OTPIC Officially Retired
As of December 2, 2005, the Online Training Program on Intractable Conflict (OTPIC) has been officially retired, and is no longer open to new registrations.
The successor to OTPIC is a course called Dealing Constructively with Intractable Conflicts (DCIC). The new curriculum is built around one of our major projects, Beyond Intractability, and offers a much more extensive and informative set of learning materials than that available through OTPIC.
Citation: Peterson, Virgil. "The Rabbi's Resolution and the Power of Stories." Conflict Resolution Notes. V. 11, No. 2. September 1993. Pp. 29-30.
In contemporary conflict resolution literature, mediation and negotiation are presented as rational and analytical processes. Parties and mediators are supposed to calculate and use reasoning to achieve their goals. This is a "left-brain" mentality. However, there are other ways of thinking, through the use of imagination. Storytelling is an example.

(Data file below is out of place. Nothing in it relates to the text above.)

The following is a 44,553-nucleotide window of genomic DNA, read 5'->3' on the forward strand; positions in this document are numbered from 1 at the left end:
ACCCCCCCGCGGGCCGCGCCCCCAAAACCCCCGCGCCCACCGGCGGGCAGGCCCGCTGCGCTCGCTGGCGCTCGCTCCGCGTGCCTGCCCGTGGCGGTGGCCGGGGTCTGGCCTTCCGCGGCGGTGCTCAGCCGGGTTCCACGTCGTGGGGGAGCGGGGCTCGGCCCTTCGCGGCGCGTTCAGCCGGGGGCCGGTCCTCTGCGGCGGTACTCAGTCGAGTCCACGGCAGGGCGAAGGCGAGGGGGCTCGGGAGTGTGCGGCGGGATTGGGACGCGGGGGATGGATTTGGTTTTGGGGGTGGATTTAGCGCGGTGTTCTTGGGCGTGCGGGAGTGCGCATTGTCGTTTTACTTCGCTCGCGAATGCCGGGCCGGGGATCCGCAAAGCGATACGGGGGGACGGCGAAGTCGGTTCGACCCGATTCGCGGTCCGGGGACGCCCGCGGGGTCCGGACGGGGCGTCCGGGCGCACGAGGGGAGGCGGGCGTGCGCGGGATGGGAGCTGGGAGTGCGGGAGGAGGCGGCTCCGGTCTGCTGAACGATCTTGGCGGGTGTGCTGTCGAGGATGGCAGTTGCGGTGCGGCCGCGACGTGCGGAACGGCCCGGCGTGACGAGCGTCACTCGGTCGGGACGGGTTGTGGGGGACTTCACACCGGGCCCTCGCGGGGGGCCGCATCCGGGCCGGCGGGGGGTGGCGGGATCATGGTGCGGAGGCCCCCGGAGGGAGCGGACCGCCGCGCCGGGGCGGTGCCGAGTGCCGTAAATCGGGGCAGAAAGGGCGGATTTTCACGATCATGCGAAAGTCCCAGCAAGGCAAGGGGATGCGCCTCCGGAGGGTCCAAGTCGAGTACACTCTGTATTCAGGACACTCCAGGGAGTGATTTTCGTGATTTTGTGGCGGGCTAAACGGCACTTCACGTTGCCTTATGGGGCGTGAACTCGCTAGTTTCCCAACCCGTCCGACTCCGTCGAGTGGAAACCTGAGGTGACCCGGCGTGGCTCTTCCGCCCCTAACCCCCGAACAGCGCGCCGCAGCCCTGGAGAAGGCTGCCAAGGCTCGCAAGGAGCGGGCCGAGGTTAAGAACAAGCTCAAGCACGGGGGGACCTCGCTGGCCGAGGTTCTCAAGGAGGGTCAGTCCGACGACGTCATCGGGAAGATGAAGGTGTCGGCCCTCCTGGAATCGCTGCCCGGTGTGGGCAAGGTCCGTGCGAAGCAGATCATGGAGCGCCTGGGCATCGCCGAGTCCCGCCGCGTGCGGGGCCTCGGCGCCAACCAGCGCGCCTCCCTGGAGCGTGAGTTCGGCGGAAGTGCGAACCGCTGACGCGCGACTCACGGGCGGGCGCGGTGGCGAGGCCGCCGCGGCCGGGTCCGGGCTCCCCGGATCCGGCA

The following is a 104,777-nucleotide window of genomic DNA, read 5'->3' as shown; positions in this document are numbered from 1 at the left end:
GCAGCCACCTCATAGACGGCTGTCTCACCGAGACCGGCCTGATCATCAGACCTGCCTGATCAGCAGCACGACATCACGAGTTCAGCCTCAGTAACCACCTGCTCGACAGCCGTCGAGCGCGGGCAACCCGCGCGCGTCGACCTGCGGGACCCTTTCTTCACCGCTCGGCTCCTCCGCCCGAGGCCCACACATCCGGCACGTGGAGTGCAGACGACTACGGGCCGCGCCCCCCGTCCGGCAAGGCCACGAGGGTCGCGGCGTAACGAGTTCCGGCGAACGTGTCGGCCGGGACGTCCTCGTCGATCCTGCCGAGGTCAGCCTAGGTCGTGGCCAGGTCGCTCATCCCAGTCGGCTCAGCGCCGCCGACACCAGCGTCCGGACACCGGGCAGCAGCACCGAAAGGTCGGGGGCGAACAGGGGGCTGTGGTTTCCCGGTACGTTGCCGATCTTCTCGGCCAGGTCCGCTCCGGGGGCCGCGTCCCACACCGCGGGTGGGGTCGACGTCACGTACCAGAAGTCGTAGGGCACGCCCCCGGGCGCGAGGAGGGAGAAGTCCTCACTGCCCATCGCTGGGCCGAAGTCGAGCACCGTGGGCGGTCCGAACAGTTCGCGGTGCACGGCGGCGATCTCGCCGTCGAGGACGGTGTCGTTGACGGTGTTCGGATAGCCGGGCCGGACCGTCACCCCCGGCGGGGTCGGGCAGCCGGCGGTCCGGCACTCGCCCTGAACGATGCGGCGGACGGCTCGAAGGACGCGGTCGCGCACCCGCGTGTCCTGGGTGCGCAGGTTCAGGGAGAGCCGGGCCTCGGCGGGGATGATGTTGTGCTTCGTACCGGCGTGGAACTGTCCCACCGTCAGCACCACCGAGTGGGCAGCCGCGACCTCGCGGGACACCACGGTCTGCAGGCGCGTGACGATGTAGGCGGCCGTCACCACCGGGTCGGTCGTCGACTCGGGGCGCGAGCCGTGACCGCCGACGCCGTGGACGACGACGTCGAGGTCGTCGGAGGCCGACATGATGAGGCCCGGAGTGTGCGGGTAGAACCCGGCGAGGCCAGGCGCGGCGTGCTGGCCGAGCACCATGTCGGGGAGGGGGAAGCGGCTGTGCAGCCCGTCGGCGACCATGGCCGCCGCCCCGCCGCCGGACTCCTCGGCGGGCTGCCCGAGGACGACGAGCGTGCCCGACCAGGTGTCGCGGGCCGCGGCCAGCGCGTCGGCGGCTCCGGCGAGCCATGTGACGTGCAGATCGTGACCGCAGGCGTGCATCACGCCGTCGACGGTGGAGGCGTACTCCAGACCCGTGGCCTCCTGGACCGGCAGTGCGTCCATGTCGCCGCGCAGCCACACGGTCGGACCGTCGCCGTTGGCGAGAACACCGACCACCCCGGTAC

In this article, Peterson presents a quote from Hasidic literature, which he cites from the book Dynamics of Hope written by Ira Progoff. In this quote, the rabbi resolves the conflict between two families by telling them stories from the Bible. The rabbi was able to transform the parties' perceptions about their conflict. While at the beginning of the mediation they viewed it as a major event in their lives and were driven by their egos, at the end of the mediation they were able to put the conflict within the perspective of a bigger picture of struggles and wonders of life in general. They realized that their conflict is just a small incident in their lives, and that their lives are part of a long historical journey of their nation: "the frame of reference was switched from the small world of self-righteous egos to the large universe of sacred time" (p. 30). Progoff identifies this method as a "psychological truth" or solving problems through experiencing them "at the depth level of the psyche" (p. 30), which we reach when we listen to stories, dream, or meditate. In conclusion, conflict resolution requires the use of both reasoning and imagination, of "not left-brain or right brain, but the whole mind" (p. 30).
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